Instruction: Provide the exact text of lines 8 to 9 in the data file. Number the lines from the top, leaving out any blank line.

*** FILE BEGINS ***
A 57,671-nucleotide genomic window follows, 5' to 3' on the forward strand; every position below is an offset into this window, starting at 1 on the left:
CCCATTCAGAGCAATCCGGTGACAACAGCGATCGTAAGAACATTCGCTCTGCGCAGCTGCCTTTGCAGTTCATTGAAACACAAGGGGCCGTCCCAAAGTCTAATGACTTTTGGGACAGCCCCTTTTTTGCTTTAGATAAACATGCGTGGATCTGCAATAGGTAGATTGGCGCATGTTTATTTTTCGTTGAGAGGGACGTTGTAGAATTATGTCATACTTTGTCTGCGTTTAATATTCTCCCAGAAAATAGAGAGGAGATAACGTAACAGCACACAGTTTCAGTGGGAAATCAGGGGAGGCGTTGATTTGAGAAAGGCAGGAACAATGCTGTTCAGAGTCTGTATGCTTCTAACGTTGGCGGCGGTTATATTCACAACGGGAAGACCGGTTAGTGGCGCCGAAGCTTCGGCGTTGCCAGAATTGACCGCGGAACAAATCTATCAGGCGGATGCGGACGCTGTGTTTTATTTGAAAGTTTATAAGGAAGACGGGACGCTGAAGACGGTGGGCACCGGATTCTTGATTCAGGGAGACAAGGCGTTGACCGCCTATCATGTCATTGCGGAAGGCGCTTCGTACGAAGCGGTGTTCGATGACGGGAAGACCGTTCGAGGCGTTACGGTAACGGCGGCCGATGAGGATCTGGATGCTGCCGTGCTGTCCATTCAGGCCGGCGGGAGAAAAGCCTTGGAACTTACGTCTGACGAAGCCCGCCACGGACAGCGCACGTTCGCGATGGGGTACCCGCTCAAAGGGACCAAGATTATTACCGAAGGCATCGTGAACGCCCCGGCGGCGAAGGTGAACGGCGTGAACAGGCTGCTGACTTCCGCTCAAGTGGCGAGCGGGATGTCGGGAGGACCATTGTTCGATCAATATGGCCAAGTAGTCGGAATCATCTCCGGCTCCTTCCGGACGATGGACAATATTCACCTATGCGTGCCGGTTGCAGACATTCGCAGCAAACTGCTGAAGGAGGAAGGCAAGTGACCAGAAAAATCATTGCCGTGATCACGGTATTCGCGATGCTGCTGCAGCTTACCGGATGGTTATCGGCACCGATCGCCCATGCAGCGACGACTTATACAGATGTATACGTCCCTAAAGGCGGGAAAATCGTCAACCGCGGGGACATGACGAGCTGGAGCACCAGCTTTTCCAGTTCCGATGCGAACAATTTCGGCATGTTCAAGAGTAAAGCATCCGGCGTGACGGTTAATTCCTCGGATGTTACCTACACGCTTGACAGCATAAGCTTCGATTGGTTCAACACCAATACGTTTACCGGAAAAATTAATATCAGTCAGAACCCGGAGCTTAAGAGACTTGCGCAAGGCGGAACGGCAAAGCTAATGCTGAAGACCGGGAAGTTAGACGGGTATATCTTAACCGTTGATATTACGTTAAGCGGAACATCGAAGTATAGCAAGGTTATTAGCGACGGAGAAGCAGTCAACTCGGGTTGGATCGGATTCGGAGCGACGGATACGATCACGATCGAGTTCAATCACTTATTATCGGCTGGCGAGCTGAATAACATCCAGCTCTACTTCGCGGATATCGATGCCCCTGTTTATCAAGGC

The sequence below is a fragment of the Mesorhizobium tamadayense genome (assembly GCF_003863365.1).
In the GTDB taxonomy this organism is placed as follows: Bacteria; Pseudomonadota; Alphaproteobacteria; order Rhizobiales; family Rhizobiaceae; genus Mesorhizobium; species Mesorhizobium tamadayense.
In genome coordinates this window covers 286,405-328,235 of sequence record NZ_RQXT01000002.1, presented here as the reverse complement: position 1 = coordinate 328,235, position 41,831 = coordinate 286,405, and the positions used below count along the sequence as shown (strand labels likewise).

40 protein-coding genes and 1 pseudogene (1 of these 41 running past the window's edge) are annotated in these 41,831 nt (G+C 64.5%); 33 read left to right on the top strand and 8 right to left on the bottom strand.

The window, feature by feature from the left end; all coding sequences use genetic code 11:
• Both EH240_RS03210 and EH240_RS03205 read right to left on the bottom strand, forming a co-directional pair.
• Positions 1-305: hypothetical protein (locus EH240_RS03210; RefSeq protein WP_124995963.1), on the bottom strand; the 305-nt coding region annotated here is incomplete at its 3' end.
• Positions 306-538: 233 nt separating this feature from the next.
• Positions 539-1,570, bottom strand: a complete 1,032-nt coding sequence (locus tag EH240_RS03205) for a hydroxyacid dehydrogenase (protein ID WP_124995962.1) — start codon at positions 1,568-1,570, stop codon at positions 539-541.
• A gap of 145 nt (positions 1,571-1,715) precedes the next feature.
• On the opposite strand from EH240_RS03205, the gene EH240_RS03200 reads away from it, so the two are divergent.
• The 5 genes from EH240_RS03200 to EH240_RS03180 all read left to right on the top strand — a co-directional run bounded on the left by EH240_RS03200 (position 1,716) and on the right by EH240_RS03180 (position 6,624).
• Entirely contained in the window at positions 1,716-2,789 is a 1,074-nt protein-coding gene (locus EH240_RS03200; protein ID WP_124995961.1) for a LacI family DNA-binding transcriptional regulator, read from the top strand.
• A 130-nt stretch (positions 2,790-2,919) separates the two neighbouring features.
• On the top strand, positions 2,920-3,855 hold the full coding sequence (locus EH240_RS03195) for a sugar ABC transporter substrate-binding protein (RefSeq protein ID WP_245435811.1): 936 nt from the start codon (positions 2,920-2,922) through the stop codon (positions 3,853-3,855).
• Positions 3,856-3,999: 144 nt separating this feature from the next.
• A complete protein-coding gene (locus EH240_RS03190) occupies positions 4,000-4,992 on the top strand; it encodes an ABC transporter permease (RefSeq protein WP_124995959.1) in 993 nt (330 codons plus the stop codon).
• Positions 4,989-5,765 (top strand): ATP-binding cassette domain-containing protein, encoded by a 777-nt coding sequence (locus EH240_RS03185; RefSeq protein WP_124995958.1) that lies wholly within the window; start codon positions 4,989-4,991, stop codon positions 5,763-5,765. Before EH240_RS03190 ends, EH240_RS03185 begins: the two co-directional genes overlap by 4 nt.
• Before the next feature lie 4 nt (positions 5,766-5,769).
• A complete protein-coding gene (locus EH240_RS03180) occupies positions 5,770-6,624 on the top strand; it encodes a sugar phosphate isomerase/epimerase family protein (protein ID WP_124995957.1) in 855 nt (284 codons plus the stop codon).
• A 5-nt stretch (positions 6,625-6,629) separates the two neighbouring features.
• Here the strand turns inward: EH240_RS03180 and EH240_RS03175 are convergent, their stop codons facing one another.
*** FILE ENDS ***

• Both EH240_RS03210 and EH240_RS03205 read right to left on the bottom strand, forming a co-directional pair.
• Positions 1-305: hypothetical protein (locus EH240_RS03210; RefSeq protein WP_124995963.1), on the bottom strand; the 305-nt coding region annotated here is incomplete at its 3' end.